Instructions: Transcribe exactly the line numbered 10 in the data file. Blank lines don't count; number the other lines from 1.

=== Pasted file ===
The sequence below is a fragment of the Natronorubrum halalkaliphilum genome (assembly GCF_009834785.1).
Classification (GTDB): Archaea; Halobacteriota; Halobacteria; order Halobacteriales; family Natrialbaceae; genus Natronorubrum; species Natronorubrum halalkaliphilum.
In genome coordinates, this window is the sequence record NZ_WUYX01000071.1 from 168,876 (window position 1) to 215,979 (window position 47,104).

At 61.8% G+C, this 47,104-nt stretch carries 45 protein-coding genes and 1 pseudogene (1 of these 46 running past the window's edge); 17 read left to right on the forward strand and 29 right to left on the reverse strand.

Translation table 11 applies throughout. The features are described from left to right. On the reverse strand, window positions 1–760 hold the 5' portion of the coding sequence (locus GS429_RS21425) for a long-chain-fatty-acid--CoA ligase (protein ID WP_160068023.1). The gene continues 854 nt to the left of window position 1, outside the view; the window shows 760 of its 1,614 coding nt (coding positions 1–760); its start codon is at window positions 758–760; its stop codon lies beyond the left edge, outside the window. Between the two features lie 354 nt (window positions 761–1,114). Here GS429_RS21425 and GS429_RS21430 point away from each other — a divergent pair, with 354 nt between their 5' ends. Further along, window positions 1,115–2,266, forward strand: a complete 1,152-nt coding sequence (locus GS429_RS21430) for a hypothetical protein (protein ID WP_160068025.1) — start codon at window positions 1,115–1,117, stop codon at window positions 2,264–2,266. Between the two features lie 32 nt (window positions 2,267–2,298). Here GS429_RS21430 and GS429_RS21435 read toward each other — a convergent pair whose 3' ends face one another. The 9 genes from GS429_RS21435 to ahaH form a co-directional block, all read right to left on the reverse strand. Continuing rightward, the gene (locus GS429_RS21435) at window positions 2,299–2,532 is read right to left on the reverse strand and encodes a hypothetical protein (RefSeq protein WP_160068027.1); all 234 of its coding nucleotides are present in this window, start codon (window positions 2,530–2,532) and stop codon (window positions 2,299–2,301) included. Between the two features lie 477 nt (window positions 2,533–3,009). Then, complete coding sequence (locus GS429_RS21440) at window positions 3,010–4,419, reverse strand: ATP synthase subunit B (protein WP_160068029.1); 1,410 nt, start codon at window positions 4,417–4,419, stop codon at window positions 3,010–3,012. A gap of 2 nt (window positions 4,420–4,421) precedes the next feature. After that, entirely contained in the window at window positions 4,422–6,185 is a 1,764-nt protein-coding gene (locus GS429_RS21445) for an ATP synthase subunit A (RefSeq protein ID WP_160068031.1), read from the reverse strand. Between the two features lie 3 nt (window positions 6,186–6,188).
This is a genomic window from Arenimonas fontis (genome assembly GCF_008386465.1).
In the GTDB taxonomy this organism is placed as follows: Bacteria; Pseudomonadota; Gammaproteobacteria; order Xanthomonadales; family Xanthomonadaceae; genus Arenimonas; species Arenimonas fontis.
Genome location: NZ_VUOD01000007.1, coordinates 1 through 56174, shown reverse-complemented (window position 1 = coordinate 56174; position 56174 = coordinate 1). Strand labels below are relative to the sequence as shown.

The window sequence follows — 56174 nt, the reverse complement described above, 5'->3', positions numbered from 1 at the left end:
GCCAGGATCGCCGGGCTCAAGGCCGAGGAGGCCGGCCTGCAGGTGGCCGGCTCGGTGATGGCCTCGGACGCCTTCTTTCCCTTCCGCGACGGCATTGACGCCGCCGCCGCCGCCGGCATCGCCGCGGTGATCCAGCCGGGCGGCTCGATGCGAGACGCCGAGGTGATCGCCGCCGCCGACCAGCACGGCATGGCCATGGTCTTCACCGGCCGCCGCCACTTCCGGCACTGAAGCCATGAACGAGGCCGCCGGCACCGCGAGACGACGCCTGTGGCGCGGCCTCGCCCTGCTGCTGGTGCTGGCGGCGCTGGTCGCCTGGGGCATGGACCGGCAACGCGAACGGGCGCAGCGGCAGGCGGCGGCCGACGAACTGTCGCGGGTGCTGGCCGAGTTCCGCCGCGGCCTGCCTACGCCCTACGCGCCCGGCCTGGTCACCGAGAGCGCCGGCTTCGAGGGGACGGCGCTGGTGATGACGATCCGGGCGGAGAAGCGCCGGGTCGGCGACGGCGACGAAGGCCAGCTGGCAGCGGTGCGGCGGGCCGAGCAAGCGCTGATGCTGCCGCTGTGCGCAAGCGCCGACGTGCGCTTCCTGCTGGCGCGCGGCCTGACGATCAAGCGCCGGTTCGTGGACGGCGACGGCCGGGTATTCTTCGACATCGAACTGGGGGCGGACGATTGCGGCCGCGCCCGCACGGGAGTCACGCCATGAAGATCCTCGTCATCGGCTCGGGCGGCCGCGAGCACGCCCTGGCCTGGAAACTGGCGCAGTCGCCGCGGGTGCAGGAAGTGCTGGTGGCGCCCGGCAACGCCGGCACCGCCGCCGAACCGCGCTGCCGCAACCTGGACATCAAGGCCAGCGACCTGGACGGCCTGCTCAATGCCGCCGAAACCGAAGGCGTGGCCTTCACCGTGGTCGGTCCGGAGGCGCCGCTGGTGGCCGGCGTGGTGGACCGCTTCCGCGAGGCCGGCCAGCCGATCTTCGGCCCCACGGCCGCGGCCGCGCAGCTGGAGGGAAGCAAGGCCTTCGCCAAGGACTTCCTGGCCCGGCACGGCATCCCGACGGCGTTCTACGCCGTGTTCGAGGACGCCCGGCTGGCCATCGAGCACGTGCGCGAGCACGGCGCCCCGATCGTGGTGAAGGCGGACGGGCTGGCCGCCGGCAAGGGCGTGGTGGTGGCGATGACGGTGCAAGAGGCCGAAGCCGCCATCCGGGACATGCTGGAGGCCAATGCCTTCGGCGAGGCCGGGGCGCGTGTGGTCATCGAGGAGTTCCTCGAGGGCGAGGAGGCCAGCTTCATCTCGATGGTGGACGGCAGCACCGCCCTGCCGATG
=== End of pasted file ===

GCCAGGATCGCCGGGCTCAAGGCCGAGGAGGCCGGCCTGCAGGTGGCCGGCTCGGTGATGGCCTCGGACGCCTTCTTTCCCTTCCGCGACGGCATTGACGCCGCCGCCGCCGCCGGCATCGCCGCGGTGATCCAGCCGGGCGGCTCGATGCGAGACGCCGAGGTGATCGCCGCCGCCGACCAGCACGGCATGGCCATGGTCTTCACCGGCCGCCGCCACTTCCGGCACTGAAGCCATGAACGAGGCCGCCGGCACCGCGAGACGACGCCTGTGGCGCGGCCTCGCCCTGCTGCTGGTGCTGGCGGCGCTGGTCGCCTGGGGCATGGACCGGCAACGCGAACGGGCGCAGCGGCAGGCGGCGGCCGACGAACTGTCGCGGGTGCTGGCCGAGTTCCGCCGCGGCCTGCCTACGCCCTACGCGCCCGGCCTGGTCACCGAGAGCGCCGGCTTCGAGGGGACGGCGCTGGTGATGACGATCCGGGCGGAGAAGCGCCGGGTCGGCGACGGCGACGAAGGCCAGCTGGCAGCGGTGCGGCGGGCCGAGCAAGCGCTGATGCTGCCGCTGTGCGCAAGCGCCGACGTGCGCTTCCTGCTGGCGCGCGGCCTGACGATCAAGCGCCGGTTCGTGGACGGCGACGGCCGGGTATTCTTCGACATCGAACTGGGGGCGGACGATTGCGGCCGCGCCCGCACGGGAGTCACGCCATGAAGATCCTCGTCATCGGCTCGGGCGGCCGCGAGCACGCCCTGGCCTGGAAACTGGCGCAGTCGCCGCGGGTGCAGGAAGTGCTGGTGGCGCCCGGCAACGCCGGCACCGCCGCCGAACCGCGCTGCCGCAACCTGGACATCAAGGCCAGCGACCTGGACGGCCTGCTCAATGCCGCCGAAACCGAAGGCGTGGCCTTCACCGTGGTCGGTCCGGAGGCGCCGCTGGTGGCCGGCGTGGTGGACCGCTTCCGCGAGGCCGGCCAGCCGATCTTCGGCCCCACGGCCGCGGCCGCGCAGCTGGAGGGAAGCAAGGCCTTCGCCAAGGACTTCCTGGCCCGGCACGGCATCCCGACGGCGTTCTACGCCGTGTTCGAGGACGCCCGGCTGGCCATCGAGCACGTGCGCGAGCACGGCGCCCCGATCGTGGTGAAGGCGGACGGGCTGGCCGCCGGCAAGGGCGTGGTGGTGGCGATGACGGTGCAAGAGGCCGAAGCCGCCATCCGGGACATGCTGGAGGCCAATGCCTTCGGCGAGGCCGGGGCGCGTGTGGTCATCGAGGAGTTCCTCGAGGGCGAGGAGGCCAGCTTCATCTCGATGGTGGACGGCAGCACCGCCCTGCCGATG